Colorado river surprised me with its vastness. The water splashed under stars far beneath the Black Bridge. South Kaibab trail started out wide and dusty & probably not loosing anything from the lack of sunlight. The 36 hours of dry fruit diet didn't quite get me reenergized, but the pace wasn't that bad. In the Moon shadow of the Skeleton Point cliffs I met the only other person on the trail that morning, a runner. The snow zone started, but just as before, it was more to make the trail look nicer than to make crampons worthwhile. I figured that if I keep my pace up then I may be able to text my daughter before classes; it felt good. And indeed minutes after 7 I was at the TH, and had cell phone transmission for the first time on the trip. And the first pale hues of dawn just started their play on the canyon cliffs. It was rather beautiful, and I wasn't about to miss the unfolding of the sunrise, so I kept on walking on the Rim Trail to Mather Point. The Sun peeked above the plateau at last, and the colors changed from ethereal lavenders into yellow and orange, and I had to remember that I was really up here to eat and shop - and get out.
The shopping turned out to be a disappointment, their huge general store didn't have Campingaz fuel (which was running low) or fleece undermittens (I lost one the previous day). But in addition to ramen and chips, I got a 6-ouncer of ham and a couple cheese sticks, cuz I was getting suspicions that with as little protein as my ration had, I just might not be getting enough muscle energy restoration overnight (what kinds of thoughts cross your mind when you only have raisins for R2R sustenance :) !). And a can of Heineken (I had a bad history with it before, something involving Olympic policies, smuggling, and secret services, but I guess I will have to keep the tale for another occasion LOL; in the meantime, I just liked the fact that I can fashion the empty can into a snow scoop for melting snow).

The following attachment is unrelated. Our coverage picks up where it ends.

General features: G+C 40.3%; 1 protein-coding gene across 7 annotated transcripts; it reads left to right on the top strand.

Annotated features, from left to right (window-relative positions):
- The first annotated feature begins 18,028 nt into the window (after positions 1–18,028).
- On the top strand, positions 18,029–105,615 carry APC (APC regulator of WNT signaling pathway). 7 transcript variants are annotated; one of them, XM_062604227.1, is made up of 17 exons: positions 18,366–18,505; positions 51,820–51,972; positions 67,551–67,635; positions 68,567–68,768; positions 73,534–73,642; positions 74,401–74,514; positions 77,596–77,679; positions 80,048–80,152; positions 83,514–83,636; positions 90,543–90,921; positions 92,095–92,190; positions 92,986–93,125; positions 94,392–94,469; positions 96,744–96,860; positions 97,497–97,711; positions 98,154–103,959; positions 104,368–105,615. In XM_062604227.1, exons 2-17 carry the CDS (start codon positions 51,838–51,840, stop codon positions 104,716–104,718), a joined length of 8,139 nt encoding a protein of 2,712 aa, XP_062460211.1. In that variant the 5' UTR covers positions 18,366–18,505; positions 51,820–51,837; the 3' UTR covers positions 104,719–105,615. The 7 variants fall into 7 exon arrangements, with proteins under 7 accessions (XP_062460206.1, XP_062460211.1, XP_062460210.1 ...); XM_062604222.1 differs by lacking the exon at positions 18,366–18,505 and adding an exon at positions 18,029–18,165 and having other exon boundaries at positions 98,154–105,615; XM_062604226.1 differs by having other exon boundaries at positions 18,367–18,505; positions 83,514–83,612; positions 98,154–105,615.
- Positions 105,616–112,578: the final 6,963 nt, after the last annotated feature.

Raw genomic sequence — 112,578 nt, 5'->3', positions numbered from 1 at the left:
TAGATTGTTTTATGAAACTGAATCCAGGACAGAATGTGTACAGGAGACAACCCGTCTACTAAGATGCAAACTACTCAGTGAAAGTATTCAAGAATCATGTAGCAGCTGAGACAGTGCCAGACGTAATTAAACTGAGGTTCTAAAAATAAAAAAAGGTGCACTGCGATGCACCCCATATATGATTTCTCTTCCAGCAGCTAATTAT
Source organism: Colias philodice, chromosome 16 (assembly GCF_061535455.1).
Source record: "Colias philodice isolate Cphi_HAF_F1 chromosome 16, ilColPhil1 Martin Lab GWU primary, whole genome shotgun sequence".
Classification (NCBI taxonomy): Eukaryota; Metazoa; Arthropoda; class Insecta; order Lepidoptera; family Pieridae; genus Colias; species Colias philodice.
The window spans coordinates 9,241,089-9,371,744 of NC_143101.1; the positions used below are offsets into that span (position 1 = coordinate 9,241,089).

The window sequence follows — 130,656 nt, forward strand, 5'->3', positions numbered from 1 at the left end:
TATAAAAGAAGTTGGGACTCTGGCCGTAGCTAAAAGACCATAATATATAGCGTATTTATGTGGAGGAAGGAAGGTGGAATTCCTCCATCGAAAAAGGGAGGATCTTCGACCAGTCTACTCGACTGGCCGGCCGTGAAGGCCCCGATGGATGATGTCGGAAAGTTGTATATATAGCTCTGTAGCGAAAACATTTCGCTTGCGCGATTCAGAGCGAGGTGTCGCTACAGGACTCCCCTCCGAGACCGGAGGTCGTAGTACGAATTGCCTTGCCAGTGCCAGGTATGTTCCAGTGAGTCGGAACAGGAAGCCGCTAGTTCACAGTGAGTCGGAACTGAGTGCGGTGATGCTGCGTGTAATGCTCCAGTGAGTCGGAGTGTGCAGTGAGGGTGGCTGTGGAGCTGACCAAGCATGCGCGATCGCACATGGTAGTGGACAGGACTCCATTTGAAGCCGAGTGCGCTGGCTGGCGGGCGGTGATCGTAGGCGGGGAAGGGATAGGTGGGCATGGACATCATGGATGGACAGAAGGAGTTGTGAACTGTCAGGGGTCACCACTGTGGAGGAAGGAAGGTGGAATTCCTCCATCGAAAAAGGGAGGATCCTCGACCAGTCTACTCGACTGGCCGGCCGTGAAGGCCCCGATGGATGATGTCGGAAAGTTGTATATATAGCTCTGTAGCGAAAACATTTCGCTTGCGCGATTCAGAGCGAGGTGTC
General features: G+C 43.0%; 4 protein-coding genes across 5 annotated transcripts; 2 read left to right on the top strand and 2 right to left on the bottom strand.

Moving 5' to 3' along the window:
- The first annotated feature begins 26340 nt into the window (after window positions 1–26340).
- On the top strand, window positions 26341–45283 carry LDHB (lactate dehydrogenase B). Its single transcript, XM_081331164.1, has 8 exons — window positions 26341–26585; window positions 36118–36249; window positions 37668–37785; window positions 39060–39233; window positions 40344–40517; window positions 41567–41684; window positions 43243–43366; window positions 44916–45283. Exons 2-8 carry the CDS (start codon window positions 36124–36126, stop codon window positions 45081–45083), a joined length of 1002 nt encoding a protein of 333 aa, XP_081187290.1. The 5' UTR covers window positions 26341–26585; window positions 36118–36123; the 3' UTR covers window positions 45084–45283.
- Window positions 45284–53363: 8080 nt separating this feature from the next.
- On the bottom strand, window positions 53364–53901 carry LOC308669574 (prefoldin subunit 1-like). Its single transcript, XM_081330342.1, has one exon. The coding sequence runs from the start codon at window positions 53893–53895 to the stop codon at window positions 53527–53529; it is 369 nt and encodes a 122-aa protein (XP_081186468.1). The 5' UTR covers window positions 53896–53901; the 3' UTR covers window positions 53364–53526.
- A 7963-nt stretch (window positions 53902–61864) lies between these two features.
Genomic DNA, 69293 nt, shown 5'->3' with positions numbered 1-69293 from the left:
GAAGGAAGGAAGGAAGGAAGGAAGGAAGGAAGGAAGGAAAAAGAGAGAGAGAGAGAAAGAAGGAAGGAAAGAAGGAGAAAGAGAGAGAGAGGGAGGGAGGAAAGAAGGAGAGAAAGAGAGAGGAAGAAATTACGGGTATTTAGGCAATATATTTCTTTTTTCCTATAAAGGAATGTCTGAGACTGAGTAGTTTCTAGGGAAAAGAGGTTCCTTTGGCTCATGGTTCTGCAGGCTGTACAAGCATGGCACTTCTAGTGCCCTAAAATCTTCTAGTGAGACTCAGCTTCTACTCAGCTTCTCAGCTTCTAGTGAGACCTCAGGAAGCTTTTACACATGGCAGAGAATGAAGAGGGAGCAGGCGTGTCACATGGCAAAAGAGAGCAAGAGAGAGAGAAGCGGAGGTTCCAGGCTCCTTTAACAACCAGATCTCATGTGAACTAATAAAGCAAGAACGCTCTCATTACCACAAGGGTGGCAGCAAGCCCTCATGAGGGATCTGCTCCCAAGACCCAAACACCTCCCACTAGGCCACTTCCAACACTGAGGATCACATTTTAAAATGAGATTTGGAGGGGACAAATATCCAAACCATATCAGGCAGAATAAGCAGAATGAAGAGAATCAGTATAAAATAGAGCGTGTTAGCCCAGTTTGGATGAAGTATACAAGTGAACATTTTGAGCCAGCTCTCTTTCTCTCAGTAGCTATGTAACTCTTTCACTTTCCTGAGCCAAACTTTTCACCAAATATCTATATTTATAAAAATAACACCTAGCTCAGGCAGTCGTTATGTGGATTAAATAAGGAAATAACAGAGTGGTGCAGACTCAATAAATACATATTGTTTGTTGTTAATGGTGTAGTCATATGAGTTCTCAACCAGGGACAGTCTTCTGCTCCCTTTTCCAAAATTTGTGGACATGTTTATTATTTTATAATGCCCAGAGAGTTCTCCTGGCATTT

And they had a deli counter, which of course was out of most everything in the morning, but I got an all-American breakfast and generously sprinkled it with parmesan from the pizza counter. The weird American fare never tasted this good! I figured I'd board the shuttle and head for Maswik Lodge cafeteria for seconds, cuz the breakfast selection would be better there. But the bus driver wouldn't understand a word of my English, insisting all the time that I'm going to Bright Angel TH and he will show me exactly where it is. Eventually I decided that it was my fate, to head down Bright Anglel without breakfast #2. It was past 10 am already, after all, and I had to hike 18 more miles before I could crack open the beer!